Visiting the Rockabilly Gangs of Tokyo's Yoyogi Park
Harajuku. What does that word conjure up in your mind? Chances are it's Gwen Stefani, or girls dressed as Gothic Lolitas, but the correct answer is an area of Tokyo, in which cosplay is smiled upon and the Rockabillies rule the roost.
Make sure your trip to Tokyo includes a wide-open Sunday, and pray the weather is nice. Walk towards the entrance to Tokyo's famous Yoyogi Park and the Meiji Jingu shrine near Harajuku Station, and you'll encounter a plaza dominated by three distinct gangs, each dressed as if they just stepped out of the film Grease. They have 1950s poodle skirt and greaser Americana nailed down to the last detail, from the brands of handkerchief they stick in their Levi's pockets to the way they comb back their hair. It's all so cool.
The Rockabilly gangs don't just stand around and hang out, either. They each have their own stereos and CDs mixed with vintage tunes for dancingsome of it choreographed and much of it polished from countless hours of studying old American films. All in all, this is a scene that goes on for hours (we stayed for nearly three, taking 100s of photos) and which you won't find anywhere else in the world.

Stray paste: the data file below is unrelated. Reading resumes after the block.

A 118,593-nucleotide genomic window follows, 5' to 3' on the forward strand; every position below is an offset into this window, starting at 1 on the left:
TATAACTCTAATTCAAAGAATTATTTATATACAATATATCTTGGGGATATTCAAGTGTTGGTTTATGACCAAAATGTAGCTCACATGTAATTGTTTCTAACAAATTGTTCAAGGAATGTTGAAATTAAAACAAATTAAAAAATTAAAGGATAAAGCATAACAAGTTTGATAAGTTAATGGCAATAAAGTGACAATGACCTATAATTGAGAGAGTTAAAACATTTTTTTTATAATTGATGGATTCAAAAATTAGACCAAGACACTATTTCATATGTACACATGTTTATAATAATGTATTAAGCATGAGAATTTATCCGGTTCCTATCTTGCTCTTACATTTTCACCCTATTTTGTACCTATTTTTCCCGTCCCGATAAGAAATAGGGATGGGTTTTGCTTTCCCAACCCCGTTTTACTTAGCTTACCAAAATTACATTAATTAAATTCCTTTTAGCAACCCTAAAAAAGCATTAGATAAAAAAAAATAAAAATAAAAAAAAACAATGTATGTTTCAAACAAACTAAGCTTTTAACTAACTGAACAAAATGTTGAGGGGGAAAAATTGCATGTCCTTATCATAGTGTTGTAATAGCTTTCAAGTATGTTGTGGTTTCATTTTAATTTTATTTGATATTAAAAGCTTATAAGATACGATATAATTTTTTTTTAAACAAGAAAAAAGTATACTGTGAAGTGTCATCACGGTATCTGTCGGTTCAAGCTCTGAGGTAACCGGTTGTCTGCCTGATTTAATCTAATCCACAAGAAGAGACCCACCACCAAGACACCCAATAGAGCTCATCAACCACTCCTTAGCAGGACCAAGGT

They're here every Sunday afternoon, barring bad weather or other issues, and they're not doing it for cash tips. This is simply how they choose to spend their free time, much as others enjoy a weekend evening playing video games or BBQing in a backyard.
What's more is that the gangs welcome onlookers and photographs; it's not rare to see other locals out here practicing their photography skills, tripods and all, while the steady flow of western tourists heading to Meiji Jingu only briefly give the gangs a glance.
What they really deserve is a documentary.
[Photos: Cynthia Drescher]